Why a Romance Novel is Like a Sonnet

One of the things I hear a lot when people talk about romance novels is, “oh, but they’re so formulaic!” That is a true statement, but what bothers me is that people say it like it’s a bad thing. “Formulaic” is often equated with boring, unoriginal, and low-quality work. I’m writing this post to remind everyone that the art of writing has involved the use of formulas and restrictive patterns for centuries. Take, for instance, that venerable poetic form, the sonnet.

By definition, sonnets conform to a precise formula that dictates both a set rhyme scheme, and the internal rhythm of each line. According to the Academy of American Poets, sonnets also “adhere to a tightly structured thematic organization.” Not only is the external structure of the poem controlled, but to some extent its content as well.

So, are sonnets less beautiful and interesting because they follow a strict formula? Precisely the opposite! The restrictions of poetic form are a tool to help poets unlock the beautiful and interesting things about language. Sure, lots of mediocre sonnets get written that are nothing more than exercises in following a pattern. It takes skill, talent, and artistry to fill that old formula with a unique vision. But over hundreds of years, the sonnet has pulled incredibly powerful poetry out of the brains of some of the greatest poets in the world.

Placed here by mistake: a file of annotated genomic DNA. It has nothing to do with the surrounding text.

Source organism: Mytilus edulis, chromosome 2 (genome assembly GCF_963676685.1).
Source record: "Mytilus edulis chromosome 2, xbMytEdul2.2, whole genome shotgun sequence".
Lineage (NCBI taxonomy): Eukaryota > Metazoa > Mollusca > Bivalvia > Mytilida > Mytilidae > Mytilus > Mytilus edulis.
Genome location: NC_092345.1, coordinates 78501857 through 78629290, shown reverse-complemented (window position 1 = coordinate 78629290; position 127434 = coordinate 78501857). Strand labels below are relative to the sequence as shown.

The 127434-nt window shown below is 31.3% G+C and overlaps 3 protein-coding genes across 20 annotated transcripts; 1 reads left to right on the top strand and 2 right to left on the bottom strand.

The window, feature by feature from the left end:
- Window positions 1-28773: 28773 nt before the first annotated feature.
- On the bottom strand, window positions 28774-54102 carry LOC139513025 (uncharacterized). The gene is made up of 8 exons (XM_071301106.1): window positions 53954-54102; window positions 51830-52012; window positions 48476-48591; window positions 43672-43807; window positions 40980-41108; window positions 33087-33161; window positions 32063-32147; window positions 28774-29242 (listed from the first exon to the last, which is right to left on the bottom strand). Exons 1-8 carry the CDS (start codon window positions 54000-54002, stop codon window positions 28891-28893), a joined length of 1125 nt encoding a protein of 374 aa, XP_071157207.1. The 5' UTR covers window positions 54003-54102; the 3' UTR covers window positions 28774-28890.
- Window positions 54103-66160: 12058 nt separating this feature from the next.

What does all this have to do with romance novels, you ask? Well, romance novels adhere to a strict pattern too. One might even call it a formula: two people meet, sparks fly, complications ensue, conflict arises, complications get untangled, and cue the happy ending! When I’m on a romance kick, I sometimes burn through three or four a week, and they all pretty much follow that pattern. I don’t get bored, because the artistry of a romance novel isn’t in surprising plot twists. It’s about how the author uses that formula to explore her characters, to explore the idea of love and identity, to explore the strengths and failings of her culture, to explore the human condition and examine human dreams.

What makes a really good romance novel so delicious is the endless variety possible within a familiar pattern. Is Nora Roberts less of an artist because all her books follow pretty much the same plot arc? Or is she more of an artist because she has re-imagined the same plot hundreds of times, and always finds something compelling in it?

Generally speaking, romance novels don’t lay claim to great literary insight or artistry. It’s the only literary genre dominated by women, and we’ve learned the risks of laying claim to anything men might value too highly. And so I think romance writers and readers tend to undersell the genre.

I’m not saying all romance novels are great works of art, but there’s something vital at the core of the genre. Like the sonnet, it’s a restrictive form that many use badly; some do it well, and a very few do it exceptionally. Every time I find myself saying, apologetically, “oh, just a trashy romance novel” when someone asks me what I’m reading, I want to kick myself. Because I think romance has huge potential to produce books that are entertaining, insightful, and even revolutionary. And I think it’s silly to disparage a whole genre based on its repetitive, formulaic nature, when that formula is actually what makes it great.

I love sonnets, and I love romance novels, and from now on I’m going to read both of them equally proudly.

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